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Farm flood damage is 'fact of life'

BY P.J. HELLER | FARRUGUT, IOWA | June 25, 1998

FARRUGUT, IOWA (June 25, 1998) -- Derryl McLaren's farm fields stretch as far as the eye can see.

But instead of corn and soybeans sprouting from the fertile ground in

southwestern Iowa, McLaren today sees only an ocean of water covering his

land.

McLaren's situation in Farragut, Iowa, is typical of many farmers in the

region who found their crops under water following torrential rains and

flash flooding in June.

"This is by far the worst that I've seen," said McLaren, who has been

working the land for 26 years and is a fourth-generation farmer. "I can

recall in my lifetime, nine floods. Only two of them took an entire crop."

Some 950 acres of land - about 35 percent of the total acreage which

McLaren farms with his father and brother - were inundated when waters from

the surging East Nishnabotna River breached the levee system.

For McLaren and other farmers, the timing couldn't have been worse. Had the

rains come earlier, they would have had more opportunity to plant other

crops and salvage some of their losses.

"We have a very small window to go in and plant an alternative crop of some

kind," he explained. "Anything you plant toward the end of June is pretty

dicey in terms of monetary gain."

Nevertheless, McLaren hopes to replace the corn and soybeans with another

crop, most likely sorghum. Federal crop insurance will cover about 75

percent of his losses, he said.

Four of the five southwestern Iowa counties hardest hit by flooding have

been declared state disaster areas by the governor, with the fifth expected

to be added. The governor's action will allow the state to seek federal

disaster aid.

Representatives from the Federal Emergency Management Agency (FEMA) have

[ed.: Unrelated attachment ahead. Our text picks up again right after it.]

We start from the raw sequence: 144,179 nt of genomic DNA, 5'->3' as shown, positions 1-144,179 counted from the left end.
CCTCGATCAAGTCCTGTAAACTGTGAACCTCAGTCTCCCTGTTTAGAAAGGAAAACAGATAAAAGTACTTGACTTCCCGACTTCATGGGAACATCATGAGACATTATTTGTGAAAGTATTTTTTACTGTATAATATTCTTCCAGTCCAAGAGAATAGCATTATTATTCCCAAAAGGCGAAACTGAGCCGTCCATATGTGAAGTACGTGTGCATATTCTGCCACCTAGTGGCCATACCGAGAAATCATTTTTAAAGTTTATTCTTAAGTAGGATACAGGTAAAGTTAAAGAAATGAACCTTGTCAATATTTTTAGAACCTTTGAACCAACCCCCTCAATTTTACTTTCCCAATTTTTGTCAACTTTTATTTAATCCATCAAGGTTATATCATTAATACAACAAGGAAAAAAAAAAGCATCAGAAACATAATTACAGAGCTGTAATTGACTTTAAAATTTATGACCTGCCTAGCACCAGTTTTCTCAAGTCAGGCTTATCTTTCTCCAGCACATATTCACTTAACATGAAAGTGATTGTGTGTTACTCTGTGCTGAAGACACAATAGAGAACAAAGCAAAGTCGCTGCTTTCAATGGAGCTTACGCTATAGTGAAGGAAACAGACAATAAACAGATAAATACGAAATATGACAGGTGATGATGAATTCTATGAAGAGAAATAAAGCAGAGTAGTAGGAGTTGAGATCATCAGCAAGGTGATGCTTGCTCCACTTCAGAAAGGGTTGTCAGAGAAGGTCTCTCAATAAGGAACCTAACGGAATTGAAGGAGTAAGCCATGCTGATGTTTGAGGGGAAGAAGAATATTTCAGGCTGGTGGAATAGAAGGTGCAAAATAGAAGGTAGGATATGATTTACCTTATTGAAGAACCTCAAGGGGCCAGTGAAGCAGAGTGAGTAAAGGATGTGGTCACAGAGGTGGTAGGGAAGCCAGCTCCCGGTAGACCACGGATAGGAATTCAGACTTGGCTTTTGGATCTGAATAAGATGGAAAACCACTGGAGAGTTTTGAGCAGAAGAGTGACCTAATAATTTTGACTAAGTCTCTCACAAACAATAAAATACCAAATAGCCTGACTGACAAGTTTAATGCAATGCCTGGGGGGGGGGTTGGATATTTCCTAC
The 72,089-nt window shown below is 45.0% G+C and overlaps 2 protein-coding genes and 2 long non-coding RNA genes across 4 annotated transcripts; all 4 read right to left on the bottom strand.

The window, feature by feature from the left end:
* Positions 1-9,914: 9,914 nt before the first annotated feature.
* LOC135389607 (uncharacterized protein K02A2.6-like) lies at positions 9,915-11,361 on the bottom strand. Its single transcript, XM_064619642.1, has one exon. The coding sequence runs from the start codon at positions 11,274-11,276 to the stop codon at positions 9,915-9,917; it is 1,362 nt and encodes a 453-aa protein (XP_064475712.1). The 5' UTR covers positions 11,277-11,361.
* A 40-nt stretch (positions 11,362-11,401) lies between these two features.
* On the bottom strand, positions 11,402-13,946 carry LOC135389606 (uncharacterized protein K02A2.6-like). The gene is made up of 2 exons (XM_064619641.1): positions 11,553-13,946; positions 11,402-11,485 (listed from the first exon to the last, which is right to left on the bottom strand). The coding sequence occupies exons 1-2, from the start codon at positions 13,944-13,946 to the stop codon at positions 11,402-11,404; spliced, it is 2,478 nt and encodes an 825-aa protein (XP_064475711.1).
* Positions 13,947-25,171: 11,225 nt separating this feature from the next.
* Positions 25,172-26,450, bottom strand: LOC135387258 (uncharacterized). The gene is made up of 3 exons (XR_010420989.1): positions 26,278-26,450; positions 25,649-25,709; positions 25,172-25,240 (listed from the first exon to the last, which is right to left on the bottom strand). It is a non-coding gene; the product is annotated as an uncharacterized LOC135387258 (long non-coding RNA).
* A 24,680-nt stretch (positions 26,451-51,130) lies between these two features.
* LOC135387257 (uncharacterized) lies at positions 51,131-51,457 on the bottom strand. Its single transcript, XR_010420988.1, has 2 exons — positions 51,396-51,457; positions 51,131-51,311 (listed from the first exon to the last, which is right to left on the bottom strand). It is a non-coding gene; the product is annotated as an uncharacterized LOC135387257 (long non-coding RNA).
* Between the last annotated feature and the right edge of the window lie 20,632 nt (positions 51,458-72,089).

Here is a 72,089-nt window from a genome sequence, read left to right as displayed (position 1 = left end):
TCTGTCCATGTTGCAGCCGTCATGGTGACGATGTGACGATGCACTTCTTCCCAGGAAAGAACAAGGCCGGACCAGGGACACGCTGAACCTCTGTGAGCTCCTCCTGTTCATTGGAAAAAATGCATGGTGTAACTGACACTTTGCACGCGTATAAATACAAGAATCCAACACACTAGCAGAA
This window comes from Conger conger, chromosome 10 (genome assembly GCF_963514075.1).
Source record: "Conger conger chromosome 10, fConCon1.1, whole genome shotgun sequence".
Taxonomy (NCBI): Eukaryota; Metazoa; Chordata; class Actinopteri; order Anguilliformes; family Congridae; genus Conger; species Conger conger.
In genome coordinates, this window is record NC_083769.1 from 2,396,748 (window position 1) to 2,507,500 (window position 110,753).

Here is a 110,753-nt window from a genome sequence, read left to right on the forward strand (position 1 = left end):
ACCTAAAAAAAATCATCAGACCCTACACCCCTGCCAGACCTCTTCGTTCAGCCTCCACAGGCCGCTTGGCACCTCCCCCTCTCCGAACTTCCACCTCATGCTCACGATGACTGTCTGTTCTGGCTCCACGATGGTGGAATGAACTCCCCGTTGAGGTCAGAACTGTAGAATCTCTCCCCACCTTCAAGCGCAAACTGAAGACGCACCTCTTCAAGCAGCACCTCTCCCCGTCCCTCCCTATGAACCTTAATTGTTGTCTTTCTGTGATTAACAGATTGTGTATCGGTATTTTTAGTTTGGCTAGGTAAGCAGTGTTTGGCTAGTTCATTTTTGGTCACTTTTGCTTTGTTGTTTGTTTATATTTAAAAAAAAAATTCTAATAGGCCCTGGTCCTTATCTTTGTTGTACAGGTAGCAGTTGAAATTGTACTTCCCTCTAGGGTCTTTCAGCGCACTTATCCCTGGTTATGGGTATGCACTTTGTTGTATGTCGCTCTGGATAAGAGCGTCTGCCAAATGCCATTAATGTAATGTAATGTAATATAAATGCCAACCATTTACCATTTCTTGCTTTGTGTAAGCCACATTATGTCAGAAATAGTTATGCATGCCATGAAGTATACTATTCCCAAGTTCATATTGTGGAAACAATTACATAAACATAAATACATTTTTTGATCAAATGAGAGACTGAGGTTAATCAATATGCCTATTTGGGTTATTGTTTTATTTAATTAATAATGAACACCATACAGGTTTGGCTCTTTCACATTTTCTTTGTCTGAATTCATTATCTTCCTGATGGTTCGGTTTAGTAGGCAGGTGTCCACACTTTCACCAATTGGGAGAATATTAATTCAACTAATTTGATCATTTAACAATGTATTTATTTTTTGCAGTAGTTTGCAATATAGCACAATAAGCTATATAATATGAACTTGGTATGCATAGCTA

been in the area assessing damages, McLaren said.

Faith-based organizations are also assessing the situation to determine

what assistance, if any, they will be able to provide.

"In rural communities like this, the effort by the entire community

naturally involves a lot of churches," he said. "Churches play a prominent

role."

In Griswold, for example, Lutheran Social Services conducted a weekend

cleanup effort. Downstream in Shenandoah, where some 30 to 40 people were

displaced from their mobile homes, efforts were beginning to see how local

churches could help.

"Most of those trailers are not going to be able to be reclaimed, so they

(residents) are going to need some longer term help," said Pastor Steven

Teske of Trinity Lutheran Church in Shenandoah. "We're just starting to

piece together who needs what and how the churches can help."

Teske said that the local ministerial association, composed of some 14 of

the 20 churches in the area, had not met to discuss how or whether to

coordinate efforts. Most of the coordination, he said, has been handled by

the American Red Cross.

"I think it's partly because it really hasn't affected a large number of

people, aside from the farmers," he explained. "It may be a little early to

start assessing what they need and how they're going to be helped."

McLaren said what he needs most is for the water to recede. None of the

buildings on his property suffered water damage, he reported.

McLaren said he was resigned to the fact that his fields would be flooded.

"When you live on a river and farm the ground as we do, you take it as a

fact of life that every once in a while you're going to get flooded," he

said. It doesn't keep you from having a sinking feeling in your stomach

when it happens. You don't feel very good about it. We have a pretty good

sense of humor about it. It won't throw us into a fit of depression.

"It's almost a fact of life," added McLaren, who is also a Republican state

senator representing five of the counties that suffered flood damage.

His dual roles - elected official and survivor of the flood -- put him in

an unusual position, he admits.

"This has been an interesting process," McLaren said. "I suffered

personally in this disaster, too, so when all the media was covering this

flood, I didn't really feel the necessity for a photo opportunity."

Posted June 25, 1998


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